Is Pandora set to return to the UK?

There’s a rumour moving up and down La Croisette at Midem in Cannes this weekend: Pandora is making enquiries amongst rights-holders regarding a possible return to the UK.

The streaming personalised radio platform currently only operates in three territories: New Zealand, Australia and the US.

Although it boasts around 80m unique monthly listeners, Pandora has struggled to move outside of these markets due to licensing restrictions.

Pandora quit the UK in 2008, citing excessive streaming royalty rate demands from CMO PRS For Music.

In a 2012 piece for PaidContent, Pandora founder Tim Westergren (pictured) wrote: “The current rate demanded by PRS of 0.065 pence per listener per track equates to 47% of the revenue Pandora achieved on a per listener per track basis in the year we just completed, during which we generated $274 million (£172) in revenue and were the clear leader in monetising internet radio.”

However, some suggest that Pandora is now taking steps to possibly re-launch its service – in some capacity – in the UK.

Its revenues have since grown to the point that it expects to turn over $1bn this year – although profits haven’t been forthcoming.

Meetings have now been set up with leading publishers in the UK to discuss wriggle room for new direct licensing agreements, MBW understands.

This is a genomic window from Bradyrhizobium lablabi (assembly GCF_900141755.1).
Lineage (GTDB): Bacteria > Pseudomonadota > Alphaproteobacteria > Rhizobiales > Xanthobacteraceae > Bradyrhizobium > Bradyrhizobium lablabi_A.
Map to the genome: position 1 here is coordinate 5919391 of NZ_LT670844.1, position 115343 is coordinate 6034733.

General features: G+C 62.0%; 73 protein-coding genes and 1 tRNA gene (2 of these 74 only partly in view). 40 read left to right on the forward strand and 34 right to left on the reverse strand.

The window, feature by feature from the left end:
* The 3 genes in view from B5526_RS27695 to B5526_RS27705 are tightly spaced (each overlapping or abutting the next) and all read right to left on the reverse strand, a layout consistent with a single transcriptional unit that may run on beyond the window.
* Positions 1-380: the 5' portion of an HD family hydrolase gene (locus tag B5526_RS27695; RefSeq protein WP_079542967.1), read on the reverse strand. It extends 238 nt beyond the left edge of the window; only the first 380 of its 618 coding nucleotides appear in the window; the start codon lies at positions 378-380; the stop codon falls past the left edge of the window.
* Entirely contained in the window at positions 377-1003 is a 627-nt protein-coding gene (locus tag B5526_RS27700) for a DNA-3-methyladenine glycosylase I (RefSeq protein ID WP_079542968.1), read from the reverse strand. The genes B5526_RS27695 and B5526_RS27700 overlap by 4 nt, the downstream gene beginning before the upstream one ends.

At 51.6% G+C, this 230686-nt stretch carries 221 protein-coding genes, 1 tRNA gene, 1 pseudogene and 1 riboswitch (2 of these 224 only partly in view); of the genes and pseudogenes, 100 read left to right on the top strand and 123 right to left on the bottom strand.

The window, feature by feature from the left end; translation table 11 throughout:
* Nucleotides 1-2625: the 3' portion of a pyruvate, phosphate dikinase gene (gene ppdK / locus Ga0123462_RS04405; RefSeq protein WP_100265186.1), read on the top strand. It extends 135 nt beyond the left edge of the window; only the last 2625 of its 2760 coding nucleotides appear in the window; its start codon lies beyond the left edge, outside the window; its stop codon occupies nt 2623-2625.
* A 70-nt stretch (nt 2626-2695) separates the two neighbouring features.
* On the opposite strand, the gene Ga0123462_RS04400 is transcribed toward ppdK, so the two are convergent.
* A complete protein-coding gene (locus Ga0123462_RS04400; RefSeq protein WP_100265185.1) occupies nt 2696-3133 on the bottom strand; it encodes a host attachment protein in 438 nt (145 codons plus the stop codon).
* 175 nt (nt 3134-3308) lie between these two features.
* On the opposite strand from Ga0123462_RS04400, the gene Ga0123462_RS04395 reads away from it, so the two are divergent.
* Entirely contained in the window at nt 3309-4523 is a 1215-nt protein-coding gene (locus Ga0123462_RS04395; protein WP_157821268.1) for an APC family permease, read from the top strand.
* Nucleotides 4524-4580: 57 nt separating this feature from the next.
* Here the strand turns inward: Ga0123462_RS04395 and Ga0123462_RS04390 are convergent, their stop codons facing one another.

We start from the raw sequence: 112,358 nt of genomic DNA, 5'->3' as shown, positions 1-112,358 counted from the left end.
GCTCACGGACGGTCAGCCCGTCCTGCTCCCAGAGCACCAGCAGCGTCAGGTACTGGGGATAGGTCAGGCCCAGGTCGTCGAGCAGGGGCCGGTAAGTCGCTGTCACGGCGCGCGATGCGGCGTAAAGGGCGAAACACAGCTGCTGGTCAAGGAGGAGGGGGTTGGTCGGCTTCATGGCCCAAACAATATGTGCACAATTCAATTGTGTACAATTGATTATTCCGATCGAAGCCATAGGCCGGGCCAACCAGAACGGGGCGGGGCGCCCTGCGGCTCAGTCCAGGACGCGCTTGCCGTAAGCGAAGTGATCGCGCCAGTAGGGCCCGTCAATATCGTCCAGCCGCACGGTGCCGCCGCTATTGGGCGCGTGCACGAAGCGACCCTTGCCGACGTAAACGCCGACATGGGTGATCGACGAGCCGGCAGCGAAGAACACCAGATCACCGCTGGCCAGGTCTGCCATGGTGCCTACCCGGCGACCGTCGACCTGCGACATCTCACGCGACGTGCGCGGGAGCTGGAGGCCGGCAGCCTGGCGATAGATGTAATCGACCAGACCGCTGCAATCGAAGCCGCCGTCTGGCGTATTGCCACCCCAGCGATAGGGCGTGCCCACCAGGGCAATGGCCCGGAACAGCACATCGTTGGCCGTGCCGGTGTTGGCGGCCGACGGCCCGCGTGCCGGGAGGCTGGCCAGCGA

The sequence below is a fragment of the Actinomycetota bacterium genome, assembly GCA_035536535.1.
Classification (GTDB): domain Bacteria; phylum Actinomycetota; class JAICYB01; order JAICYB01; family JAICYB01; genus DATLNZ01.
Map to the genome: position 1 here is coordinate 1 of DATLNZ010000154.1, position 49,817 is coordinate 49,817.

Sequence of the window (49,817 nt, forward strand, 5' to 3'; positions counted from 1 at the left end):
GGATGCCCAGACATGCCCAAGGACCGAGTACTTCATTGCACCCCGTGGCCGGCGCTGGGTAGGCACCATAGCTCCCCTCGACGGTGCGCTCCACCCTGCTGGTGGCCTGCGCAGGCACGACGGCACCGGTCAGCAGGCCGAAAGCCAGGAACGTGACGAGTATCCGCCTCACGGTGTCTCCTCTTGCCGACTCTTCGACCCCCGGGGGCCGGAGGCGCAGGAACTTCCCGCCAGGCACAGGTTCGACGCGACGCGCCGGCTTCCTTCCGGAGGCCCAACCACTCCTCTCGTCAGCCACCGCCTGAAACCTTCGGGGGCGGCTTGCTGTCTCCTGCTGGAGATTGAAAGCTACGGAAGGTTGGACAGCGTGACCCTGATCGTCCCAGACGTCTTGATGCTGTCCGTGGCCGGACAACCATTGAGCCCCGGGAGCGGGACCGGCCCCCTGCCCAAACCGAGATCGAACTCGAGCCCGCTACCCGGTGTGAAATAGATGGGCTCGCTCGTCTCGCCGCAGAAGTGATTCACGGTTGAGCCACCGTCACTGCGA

Pandora could feasibly secure direct licensing deals with the likes of SOLAR – the body that represents Sony/ATV (and EMI’s) repertoire across Europe. Although administered by PRS/GEMA, Sony/ATV would ultimately call the shots in a prospective Pandora deal.

The same is true for UMPG’s D.E.A.L hub – administered by SACEM across Europe – and other pan-European examples.

In order to launch legitimately in the UK and/or Europe, though, Pandora would also have to agree rates with recorded music rights-holders.

Last time round, this meant obtaining a performance license from PPL – whose rates Westergren also blamed for the previous collapse of Pandora in the UK.

At the time, he castigated PRS and PPL in an open letter discussing Pandora’s retraction. He wrote:

“The only consequence of failing to support companies like Pandora that are attempting to build a sustainable radio business for the future will be the continued explosion of piracy, the continued constriction of opportunities for working musicians, and a worsening drought of new music for fans. As a former working musician myself, I find it very troubling.”

On the other side of the debate, Pandora paying $0.0014 per ad-funded stream to artists/labels – and 4% of gross revenue to songwriters/publishers – in the US is pretty “troubling” for many, too.

Just ask Rodney Jerkins...Music Business Worldwide

Related Posts